Controversial consultation on solar subsidies widely tipped to be published this week
The Department of Energy and Climate Change (DECC) is expected to publish a major consultation on the level of financial support provided to solar farms this week, with government and industry sources indicating it could be released as early as today.
The prospect of a fresh review of solar farm subsidies was first revealed by BusinessGreen late last month, after sources confirmed the government was considering changes to the subsidy regime in an effort to support its new Solar Strategy.
The strategy set a new aspirational target to install over 20GW of solar capacity by 2020, but also detailed how ministers wanted to curb the development of new ground-mounted solar farms and shift the industry's focus towards large-scale rooftop installations.
Consequently, speculation has been mounting across the industry that the new consultation will propose cuts to the level of support available to solar farms, coupled with a potential increase in support for commercial scale rooftop installations.
The speculation has fuelled industry concerns that ministers could impose steep cuts to subsidies that would effectively halt solar farm development in the UK - fears that have not been fully alleviated by ministerial reassurances last week that the government intends to not enact any changes to the current subsidy regime until next April.
BusinessGreen understands a number of solar industry executives will meet with senior DECC officials to discuss the proposed changes later today, while several sources have indicated that the consultation is scheduled to be published this week.
There had been speculation that purdah rules relating to this month's European election would further delay the launch of the review, but BusinessGreen understands that the consultation can be published ahead of the election.
Government sources have argued subsidy cuts are required to stop the recent surge in new solar farm developments eating through DECC's available clean energy budgets, while ministers have also voiced fears that excessive solar farm development could lead to local opposition to new projects similar to that faced by some wind farms.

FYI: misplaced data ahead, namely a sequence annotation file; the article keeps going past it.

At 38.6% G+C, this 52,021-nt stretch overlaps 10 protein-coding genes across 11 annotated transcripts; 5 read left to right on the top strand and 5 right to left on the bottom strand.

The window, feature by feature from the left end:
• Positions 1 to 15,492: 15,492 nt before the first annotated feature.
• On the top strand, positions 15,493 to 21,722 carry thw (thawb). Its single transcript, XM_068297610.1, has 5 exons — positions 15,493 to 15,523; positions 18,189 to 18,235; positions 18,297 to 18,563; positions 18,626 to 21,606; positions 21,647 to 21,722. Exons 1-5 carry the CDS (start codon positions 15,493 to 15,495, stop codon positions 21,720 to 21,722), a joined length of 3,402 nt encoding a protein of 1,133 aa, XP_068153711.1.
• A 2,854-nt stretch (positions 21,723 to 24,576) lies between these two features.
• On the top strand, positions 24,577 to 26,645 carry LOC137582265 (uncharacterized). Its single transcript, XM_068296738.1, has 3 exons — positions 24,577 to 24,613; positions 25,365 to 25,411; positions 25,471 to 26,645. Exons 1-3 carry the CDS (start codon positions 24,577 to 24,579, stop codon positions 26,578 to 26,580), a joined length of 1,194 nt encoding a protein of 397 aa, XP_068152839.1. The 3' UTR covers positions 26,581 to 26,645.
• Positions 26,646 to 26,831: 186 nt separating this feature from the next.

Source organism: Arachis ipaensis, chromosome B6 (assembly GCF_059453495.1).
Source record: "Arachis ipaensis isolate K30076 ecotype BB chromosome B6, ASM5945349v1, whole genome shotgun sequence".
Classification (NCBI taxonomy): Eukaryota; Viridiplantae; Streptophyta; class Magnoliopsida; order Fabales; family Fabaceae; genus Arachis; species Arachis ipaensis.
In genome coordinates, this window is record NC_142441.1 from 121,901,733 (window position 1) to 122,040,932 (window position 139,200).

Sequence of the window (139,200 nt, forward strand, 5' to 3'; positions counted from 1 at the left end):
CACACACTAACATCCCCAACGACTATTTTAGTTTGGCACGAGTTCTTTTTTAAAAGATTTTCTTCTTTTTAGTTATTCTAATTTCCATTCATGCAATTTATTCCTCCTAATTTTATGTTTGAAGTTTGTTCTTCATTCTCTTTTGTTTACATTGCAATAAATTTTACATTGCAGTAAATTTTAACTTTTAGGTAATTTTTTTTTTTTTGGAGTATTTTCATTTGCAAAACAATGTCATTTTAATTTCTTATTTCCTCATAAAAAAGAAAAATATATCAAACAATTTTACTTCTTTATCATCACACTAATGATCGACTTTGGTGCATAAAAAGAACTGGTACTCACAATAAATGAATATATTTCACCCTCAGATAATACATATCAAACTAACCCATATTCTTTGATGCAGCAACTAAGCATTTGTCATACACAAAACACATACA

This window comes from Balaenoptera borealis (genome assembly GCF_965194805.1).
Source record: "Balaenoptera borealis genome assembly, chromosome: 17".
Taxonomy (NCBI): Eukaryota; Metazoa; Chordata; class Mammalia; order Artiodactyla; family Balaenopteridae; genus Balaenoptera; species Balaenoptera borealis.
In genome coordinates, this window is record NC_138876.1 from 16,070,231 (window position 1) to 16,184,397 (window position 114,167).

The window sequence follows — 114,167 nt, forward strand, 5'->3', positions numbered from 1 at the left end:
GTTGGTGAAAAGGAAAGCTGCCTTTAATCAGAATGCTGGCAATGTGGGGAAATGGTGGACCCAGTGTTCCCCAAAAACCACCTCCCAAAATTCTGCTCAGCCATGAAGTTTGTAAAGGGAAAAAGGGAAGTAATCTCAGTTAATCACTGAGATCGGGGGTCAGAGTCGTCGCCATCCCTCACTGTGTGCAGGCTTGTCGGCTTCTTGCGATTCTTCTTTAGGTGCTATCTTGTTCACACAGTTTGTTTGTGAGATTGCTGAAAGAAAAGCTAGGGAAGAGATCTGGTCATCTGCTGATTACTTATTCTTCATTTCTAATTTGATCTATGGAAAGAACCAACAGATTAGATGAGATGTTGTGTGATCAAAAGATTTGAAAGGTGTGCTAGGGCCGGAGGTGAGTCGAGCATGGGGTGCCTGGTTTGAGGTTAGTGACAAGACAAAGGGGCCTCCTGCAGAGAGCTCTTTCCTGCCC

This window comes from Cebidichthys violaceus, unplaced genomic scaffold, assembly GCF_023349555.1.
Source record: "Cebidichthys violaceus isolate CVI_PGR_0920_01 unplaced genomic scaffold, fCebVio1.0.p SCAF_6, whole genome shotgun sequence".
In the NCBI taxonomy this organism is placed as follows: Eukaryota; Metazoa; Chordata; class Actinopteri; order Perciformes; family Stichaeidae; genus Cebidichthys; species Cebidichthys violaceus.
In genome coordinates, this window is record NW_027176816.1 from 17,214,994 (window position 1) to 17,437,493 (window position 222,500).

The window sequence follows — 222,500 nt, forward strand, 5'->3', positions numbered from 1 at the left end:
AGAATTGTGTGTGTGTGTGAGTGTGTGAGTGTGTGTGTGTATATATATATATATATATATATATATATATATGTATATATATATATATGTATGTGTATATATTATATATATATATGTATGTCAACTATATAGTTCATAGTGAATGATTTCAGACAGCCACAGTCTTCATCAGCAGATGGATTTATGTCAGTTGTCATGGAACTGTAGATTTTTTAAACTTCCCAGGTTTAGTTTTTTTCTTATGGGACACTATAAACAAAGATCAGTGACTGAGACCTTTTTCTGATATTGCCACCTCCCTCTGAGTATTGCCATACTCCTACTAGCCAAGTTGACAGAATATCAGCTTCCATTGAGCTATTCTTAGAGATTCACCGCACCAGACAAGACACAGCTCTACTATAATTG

But the industry has countered that it enjoys the highest level of public support of any energy technology, adding that the frequent changes to solar policies and subsidies is in stark contrast to the incentives being handed to fracking developers.
Alasdair Cameron, energy campaigner at Friends of the Earth, called on the government not to impose excessive subsidy cuts on a sector that is playing an increasingly central role in the UK's decarbonisation efforts.
"Solar is on target to be one of the cheapest, cleanest and most popular forms of energy in the UK, but Government support is essential to ensure it delivers," he said. "Ministers have constantly underestimated solar power, and failed to grasp its potential. Financial support for solar has already fallen, and any further reductions should only be carried out in a planned way as costs drop. But suddenly pulling the rug out from under a popular growing clean energy industry makes no sense, and would put thousands of jobs at risk. Ministers should be looking to support the best large-scale solar projects - that can also boost biodiversity - and do far more to promote local ownership."
Any move by the government to impose swift or steep cuts on solar farms is likely to spark a political row, after both Labour and the Green Party last week criticised the proposed consultation.
Green MP, Caroline Lucas, last week described the government's proposed review as "unjustified and harmful", adding that the coalition "should be doing all that it can to support solar power at all scales - not making it more difficult".
Leonie Greene, of the Solar Trade Association (STA), said the industry was anxious about the changes being planned. "We simply don't know what to expect and that's particularly unnerving for the solar industry because historically it's felt changes have been badly handled," she told BusinessGreen.
She added that the industry was equally concerned that the review would fail to increase tariffs for the mid-scale solar market that is currently failing to achieve its potential and that the new Contract for Difference scheme would fail to help SME installers.
"There are some very serious policy holes for solar which DECC don't seem to understand, so that doesn't inspire confidence," she added.
Greene said she hoped DECC would propose a review that is evidence based and "treats solar in equitable fashion to other renewables".
"If that doesn't happen and solar is deliberately constrained, it will be a major departure from the ethos of letting the market and local communities decide what renewables are delivered," she added.
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